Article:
Wearable technology is a nascent market, still typified by curiosities such as Google Glass rather than breakthrough products such as the iPad. Given that the Kickstarter-backed Pebble is arguably the smartwatch segment's poster child, it's easy to see why Microsoft, Apple and other large companies sense an opportunity.
Even so, if Microsoft releases a Surface watch, its goal will be to grow the larger Windows 8 ecosystem. For Apple, the iPod and iTunes became a gateway to iOS and, to a lesser extent, OS X. For Microsoft, a smartwatch might not need to succeed on the iPod's scale, but Ballmer no doubt hopes to mimic the strategy.
With competitors already in the background, however, Microsoft faces challenges. Android and iOS each have close to a million mobile apps that a watch might connect to. They also have legions of developers who can use their existing skills to build new apps suited for a wearable device. Whether these apps will be worthwhile is anyone's guess. But it's an advantage Microsoft doesn't have.
As a result, Julie Larson-Green will need to shepherd a product that will hit the ground running. The Windows 8 ecosystem is improving, and its progress will likely accelerate once Windows 8.1 is officially released. But on the mobile and consumer scenes, Microsoft will have to accelerate for a long time before it catches up to Apple, Google and Samsung. If Microsoft can't launch a smartwatch with more success than its poor-selling Surface tablets have had, it will only fall farther behind.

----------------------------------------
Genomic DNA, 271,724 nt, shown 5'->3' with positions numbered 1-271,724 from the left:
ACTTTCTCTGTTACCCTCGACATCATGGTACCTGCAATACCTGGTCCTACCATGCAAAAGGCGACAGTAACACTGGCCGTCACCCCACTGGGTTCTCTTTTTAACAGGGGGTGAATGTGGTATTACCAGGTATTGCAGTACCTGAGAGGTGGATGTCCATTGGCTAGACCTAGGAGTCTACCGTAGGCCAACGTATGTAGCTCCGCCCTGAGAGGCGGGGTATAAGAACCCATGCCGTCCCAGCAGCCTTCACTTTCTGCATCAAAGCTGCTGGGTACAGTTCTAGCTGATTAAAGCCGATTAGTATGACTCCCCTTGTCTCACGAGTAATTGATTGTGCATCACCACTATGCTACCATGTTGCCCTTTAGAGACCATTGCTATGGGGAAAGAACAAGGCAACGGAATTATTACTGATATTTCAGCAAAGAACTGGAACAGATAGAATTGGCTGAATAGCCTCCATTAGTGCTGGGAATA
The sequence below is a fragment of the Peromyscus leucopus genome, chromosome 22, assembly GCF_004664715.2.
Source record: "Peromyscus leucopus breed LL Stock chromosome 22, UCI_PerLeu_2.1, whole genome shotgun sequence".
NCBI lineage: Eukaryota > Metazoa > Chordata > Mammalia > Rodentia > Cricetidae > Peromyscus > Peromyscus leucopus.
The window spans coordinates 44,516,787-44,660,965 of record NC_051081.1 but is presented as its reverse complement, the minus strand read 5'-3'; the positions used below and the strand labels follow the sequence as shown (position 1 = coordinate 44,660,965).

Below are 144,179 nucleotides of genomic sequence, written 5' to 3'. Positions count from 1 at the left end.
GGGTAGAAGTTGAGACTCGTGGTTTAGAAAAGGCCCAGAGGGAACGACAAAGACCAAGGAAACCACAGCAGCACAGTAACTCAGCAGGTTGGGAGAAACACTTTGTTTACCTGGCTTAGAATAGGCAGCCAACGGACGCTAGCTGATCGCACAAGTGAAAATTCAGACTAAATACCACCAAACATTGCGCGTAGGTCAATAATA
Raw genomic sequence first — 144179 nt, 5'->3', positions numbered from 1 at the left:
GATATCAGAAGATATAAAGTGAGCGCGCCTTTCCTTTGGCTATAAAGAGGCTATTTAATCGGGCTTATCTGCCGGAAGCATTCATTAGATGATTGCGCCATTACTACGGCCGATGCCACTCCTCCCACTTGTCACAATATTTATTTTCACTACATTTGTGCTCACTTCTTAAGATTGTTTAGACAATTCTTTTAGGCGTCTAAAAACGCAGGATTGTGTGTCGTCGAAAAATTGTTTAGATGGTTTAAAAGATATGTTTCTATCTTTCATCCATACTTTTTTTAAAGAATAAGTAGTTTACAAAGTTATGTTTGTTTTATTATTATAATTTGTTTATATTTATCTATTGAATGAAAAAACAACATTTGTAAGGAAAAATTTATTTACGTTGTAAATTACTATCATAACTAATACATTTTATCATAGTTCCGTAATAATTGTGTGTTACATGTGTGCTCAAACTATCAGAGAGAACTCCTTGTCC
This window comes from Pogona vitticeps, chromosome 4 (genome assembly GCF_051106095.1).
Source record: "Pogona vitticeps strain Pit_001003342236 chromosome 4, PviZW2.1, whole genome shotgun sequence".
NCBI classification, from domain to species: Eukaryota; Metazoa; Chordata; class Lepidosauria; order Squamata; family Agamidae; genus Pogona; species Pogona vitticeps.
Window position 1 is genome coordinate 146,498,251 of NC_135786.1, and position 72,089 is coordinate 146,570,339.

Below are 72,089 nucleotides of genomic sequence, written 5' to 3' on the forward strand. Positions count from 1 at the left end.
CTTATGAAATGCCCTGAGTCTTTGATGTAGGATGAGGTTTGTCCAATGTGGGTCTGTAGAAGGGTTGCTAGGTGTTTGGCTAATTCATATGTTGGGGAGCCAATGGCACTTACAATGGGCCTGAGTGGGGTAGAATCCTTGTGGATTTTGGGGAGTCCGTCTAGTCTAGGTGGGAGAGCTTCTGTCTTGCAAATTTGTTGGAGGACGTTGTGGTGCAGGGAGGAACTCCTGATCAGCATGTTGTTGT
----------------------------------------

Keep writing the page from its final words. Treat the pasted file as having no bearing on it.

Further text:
In that regard, the reported LTE support is interesting. Whereas some smartwatches must connect to a smartphone for data, the rumor suggests the Surface watch will have its own data plan. In a way, this approach could be a customer deterrent; many people already pay data bills for smartphones and tablets, so to convince consumers to add another expense, a Windows-powered smartwatch will need to be compelling.
Then again, LTE support also suggests that the watch could have standalone apps that don't require other devices. This is probably a good move. In relative terms, there aren't that many Windows Phone 8 users, after all, so if a Surface smartwatch appealed only to those with compatible phones, Microsoft would be limiting itself.
Still, in addition to appealing on its own account, the device will also need to enhance other Windows products, meaning that Larson-Green's team will have to work closely with the software teams. Tweaking Windows 8.1 for a 1.5-inch screen is no small task, and the Surface watch will only succeed if it is a compelling fusion of hardware, an engaging user interface, solid native apps and connectivity to other devices.
If Ballmer's reorg succeeds in making the company culture more collaborative and focused, the smartwatch could live up to these requirements. If not, the smartwatch could be the wearable equivalent of the Surface Pro -- interesting on paper but a niche product in practice -- or, even worse, the Zune media player.